Windows Server 2008 R2 Thread, FAT32 to NTFS conversion in Technical; Has anyone used Convert.exe to convert a FAT32 parition to NTFS? I will be doing so next Monday and I ...
28th November 2011, 04:25 PM #1
FAT32 to NTFS conversion
Has anyone used Convert.exe to convert a FAT32 parition to NTFS? I will be doing so next Monday and I just want to know if anyone has had any problems using it. I need to format the OS partition on my Windows Server 2008 R2 to NTFS in order to use Windows Server Backup.
I've made a backup of the partition but just I was wondering if there was anything else to expect. The server is in production but we'll have some downtime during the day so I need to sieze the moment.
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28th November 2011, 04:29 PM #2
cant you use the inbuilt conversion tool from command line? might mess up the raid though
28th November 2011, 04:31 PM #3
never run it on a server but ive run it on laptops pendrives external drives and never had an issue
28th November 2011, 04:32 PM #4
I think we are talking about the same tool from cmd prompt... "CONVERT X: /FS:NTFS"
The server is in RAID1, how would it affect the raid?
28th November 2011, 04:39 PM #5
Like Sted, I've never had any issues using the Convert utility, but this was on Windows client OSs. One thing to keep in mind is that the cluster size does not get converted when you go from FAT32 to NTFS. This means you will be stuck with 512 byte clusters instead of 4KB clusters (the default for NTFS).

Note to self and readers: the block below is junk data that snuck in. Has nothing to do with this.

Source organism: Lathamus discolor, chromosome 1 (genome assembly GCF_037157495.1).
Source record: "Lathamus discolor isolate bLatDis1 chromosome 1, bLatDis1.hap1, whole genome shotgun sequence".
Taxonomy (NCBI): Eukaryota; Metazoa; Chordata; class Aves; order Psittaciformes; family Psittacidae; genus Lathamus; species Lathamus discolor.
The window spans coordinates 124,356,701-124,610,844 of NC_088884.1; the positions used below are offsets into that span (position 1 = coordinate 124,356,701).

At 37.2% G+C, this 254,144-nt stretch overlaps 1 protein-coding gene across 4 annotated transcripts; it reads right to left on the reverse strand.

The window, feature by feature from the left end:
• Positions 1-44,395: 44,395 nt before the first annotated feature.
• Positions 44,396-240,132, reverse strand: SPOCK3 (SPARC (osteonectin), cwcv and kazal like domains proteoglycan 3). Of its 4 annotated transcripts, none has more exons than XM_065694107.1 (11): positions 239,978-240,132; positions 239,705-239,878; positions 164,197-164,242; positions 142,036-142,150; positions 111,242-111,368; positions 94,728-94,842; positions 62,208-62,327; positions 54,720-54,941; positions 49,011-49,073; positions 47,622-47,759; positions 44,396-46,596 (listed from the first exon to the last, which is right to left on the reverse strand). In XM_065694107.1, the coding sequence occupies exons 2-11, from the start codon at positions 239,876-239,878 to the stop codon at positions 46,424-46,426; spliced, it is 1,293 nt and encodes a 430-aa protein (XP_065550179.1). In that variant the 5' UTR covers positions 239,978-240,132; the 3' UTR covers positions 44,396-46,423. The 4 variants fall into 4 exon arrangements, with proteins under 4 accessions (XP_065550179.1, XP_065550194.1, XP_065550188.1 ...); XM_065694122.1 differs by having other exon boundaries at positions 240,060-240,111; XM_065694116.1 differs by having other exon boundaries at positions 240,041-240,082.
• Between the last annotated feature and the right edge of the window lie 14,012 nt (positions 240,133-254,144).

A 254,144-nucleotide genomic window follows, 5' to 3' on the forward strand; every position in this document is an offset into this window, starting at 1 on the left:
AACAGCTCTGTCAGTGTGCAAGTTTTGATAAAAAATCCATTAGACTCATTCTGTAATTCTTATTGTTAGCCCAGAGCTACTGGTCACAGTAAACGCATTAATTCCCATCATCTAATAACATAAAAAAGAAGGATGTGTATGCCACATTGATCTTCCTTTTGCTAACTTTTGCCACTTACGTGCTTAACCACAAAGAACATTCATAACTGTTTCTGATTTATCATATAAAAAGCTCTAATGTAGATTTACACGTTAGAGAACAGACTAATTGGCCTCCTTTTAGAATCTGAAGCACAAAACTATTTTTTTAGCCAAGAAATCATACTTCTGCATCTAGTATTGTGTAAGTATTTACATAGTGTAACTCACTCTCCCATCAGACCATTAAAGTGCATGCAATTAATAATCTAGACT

Originally Posted by Gaz
If you use the Convert utility to convert a volume from FAT to NTFS, Windows always uses a 512-byte cluster size. FAT structures are aligned on 512-byte boundaries; a larger cluster size does not allow conversion. (Source
How did you end up with a FAT32 formatted OS drive? The Windows installer won't let you install Vista/7 and 2008/2008 R2 to a FAT32 partition.
Originally Posted by Gaz
28th November 2011, 04:40 PM #6
Software RAID or hardware RAID?
Originally Posted by Gaz
28th November 2011, 04:48 PM #7
Its odd. The actual OS I think is NTFS (C but this is a hidden partition that says (OS) and I think it contains the startup files
To think about formatting it I had to assign it a drive letter. The server is a Dell T410 and the OS was downloaded from Microsofts website via my IT supplier.
I only found out about the partition when I came to use Windows Server Backup and it listed the partition. It won't let me do a bare metal recovery as it doesnt support FAT32.
If the partition does only include startup files, does the cluster size matter?
The (OS) parition contains the following files.
Boot (Folder with language folders and the file bootmgr.exe.mui in each folder)
Bootmgr - system file
I'm actually not sure, I think its software (onboard controller)
Originally Posted by Arthur
Device manager says: Dell VIRTUAL DISK SCSI Disk Device
Last edited by Gaz; 28th November 2011 at 04:52 PM.
28th November 2011, 05:07 PM #8
Like Arthur said, I didn't think it was possible to install Server 2008 R2 to a FAT32 partition.